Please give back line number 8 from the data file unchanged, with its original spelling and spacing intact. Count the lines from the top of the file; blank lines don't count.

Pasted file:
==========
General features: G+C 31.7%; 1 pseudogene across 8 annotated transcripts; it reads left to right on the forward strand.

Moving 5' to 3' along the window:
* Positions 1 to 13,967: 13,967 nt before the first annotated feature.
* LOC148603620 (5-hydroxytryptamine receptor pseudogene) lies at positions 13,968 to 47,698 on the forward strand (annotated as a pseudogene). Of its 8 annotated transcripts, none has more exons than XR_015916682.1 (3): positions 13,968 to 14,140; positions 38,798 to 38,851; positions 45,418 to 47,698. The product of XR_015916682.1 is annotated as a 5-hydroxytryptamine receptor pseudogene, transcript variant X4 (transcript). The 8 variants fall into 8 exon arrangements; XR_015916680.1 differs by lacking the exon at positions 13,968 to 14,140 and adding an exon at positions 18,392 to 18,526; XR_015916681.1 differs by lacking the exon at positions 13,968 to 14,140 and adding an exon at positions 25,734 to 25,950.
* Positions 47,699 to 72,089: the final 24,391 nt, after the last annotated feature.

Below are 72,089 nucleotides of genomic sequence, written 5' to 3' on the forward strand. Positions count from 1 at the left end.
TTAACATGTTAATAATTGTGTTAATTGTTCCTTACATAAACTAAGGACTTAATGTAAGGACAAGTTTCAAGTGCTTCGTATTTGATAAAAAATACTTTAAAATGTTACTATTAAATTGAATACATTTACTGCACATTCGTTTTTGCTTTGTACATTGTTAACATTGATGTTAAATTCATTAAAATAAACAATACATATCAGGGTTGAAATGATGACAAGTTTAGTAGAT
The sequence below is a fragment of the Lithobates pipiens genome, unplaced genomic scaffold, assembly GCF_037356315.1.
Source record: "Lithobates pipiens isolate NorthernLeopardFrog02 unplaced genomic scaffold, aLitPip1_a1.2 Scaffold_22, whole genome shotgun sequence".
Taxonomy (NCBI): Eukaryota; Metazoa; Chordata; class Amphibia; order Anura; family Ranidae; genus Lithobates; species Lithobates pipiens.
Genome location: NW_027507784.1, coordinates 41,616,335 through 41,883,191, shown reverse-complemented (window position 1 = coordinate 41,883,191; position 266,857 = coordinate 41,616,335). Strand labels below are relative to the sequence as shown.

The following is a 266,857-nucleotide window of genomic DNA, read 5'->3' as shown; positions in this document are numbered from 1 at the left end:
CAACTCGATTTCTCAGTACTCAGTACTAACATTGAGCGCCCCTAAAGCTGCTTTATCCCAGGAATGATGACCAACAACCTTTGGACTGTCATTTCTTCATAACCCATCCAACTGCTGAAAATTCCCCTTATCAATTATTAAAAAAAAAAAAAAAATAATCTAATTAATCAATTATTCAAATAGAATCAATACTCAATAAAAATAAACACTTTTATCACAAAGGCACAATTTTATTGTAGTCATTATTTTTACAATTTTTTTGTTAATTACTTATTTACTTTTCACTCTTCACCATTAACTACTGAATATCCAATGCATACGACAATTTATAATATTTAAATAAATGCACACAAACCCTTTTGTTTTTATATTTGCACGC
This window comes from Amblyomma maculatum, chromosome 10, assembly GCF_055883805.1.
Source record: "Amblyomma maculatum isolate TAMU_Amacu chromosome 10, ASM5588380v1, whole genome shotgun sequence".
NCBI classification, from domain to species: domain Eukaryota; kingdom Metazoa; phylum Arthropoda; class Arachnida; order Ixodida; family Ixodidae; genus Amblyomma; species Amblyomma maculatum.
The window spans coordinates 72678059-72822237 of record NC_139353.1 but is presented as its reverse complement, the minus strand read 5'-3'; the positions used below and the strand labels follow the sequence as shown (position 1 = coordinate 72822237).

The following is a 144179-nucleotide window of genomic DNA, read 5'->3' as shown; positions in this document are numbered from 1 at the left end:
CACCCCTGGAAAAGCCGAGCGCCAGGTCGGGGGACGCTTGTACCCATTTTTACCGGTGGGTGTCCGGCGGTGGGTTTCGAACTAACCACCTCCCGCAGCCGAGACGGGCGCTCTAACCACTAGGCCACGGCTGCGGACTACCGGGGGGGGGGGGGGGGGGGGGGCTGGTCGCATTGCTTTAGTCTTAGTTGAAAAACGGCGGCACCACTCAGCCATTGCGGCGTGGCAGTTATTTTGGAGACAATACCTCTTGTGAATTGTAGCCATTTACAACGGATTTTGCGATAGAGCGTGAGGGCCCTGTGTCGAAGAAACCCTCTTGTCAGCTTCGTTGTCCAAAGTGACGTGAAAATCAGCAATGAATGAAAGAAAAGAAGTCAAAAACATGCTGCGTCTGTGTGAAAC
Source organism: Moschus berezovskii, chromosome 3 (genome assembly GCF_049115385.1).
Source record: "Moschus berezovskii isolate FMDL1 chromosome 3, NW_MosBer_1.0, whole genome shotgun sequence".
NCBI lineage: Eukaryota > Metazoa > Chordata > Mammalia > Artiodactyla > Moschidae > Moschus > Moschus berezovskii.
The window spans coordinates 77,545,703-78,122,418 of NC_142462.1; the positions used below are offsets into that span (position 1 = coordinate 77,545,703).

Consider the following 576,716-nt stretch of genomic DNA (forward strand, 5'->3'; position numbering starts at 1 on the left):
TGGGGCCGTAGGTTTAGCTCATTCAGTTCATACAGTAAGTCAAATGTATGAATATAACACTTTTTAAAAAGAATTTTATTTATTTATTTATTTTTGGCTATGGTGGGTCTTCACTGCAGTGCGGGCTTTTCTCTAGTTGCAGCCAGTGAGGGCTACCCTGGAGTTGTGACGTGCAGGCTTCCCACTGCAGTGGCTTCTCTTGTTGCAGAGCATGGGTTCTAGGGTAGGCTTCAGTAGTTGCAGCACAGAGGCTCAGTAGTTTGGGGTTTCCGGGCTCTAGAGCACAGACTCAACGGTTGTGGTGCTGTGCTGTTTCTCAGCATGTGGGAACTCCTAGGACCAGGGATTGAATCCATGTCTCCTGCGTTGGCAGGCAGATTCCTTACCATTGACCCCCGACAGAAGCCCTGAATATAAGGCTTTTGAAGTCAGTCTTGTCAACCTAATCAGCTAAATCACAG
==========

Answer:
The sequence below is a fragment of the Lithobates pipiens genome, unplaced genomic scaffold, assembly GCF_037356315.1.